Review: Apple Magic Mouse

It’s about time. For years, Apple has embraced aesthetic simplicity over practicality with its peripherals. Single-button mice! Yes, we know Apple hasn’t made single-button mice for a long time, but why in the world did Steve Jobs ever think that was a good idea? Well, he was wrong until today. Apple’s latest Magic Mouse actually does the trick thanks to its multitouch powers.

The Magic Mouse ditches the lozenge-shaped body and gunk-collecting trackball of its predecessor (the Mighty Mouse) in favor of a curvy wedge shape with a fully touch-sensitive housing. The new form factor fits more naturally in your hand than previous Apple mice — enough so to erase the painful memories you have of that atrocious hockey-puck mouse from the ’90s.

The mouse detects touch gestures that trigger different functions. Swiping upward or downward with momentum enables scrolling in a browser. In Safari, using two fingers and swiping left or right takes you a page backward or forward, respectively. The same gesture also lets you flip through a photo album with the Mac OS X Preview app.

In an age where a heavy amount of everyday computing can be done in a web browser, the Magic Mouse couldn’t be more than welcome. You’ll love the Magic Mouse if your browser of choice is Firefox. Why? Two words: Tab switching. With a simple hack, you can switch back and forth between tabs using the two-finger swipe gesture. That means obsessive tab switchers can more efficiently waste their afternoons reading in between catching up on the latest TMZ gossip and a few minutes of doing actual work in Google Docs.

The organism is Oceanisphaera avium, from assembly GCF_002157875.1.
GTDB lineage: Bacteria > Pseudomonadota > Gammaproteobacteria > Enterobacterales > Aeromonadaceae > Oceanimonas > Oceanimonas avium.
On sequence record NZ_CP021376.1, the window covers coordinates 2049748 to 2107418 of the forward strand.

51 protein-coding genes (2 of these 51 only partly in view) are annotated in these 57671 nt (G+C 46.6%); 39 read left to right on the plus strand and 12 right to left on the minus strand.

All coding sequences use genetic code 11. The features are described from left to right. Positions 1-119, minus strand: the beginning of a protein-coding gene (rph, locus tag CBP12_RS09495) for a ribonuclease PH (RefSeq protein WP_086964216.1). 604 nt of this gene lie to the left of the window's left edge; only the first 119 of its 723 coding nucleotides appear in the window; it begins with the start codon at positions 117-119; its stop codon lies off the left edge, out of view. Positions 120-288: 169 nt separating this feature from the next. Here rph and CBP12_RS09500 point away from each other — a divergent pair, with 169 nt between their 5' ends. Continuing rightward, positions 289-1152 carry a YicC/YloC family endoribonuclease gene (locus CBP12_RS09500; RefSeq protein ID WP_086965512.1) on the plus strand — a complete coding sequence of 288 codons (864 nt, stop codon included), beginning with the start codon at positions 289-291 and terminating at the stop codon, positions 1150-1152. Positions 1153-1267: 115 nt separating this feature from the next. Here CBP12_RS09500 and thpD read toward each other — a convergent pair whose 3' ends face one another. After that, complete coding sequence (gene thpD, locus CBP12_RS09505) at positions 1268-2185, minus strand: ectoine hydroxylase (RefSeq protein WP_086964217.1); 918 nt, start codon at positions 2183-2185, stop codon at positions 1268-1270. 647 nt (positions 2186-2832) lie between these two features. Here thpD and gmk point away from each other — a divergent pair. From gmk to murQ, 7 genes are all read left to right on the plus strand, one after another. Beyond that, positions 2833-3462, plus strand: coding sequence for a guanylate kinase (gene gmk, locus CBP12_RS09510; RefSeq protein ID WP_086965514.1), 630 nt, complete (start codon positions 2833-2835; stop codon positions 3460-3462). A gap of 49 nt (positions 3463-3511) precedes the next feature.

As is often the case, these gains come with loss, too. The Mighty Mouse had a clickable scroll wheel and two squeeze sensors on the side that could each trigger the Exposé and Spaces tools for desktop management. The Magic Mouse doesn’t have any built-in gestures for Exposé, which seems like a wasted opportunity. Cross your fingers and maybe Apple will issue a software update adding a three-finger gesture, perhaps, that controls Exposé. (For now, there’s a third-party solution to enable Exposé functionality with the Magic Mouse, but it’s not practical.)

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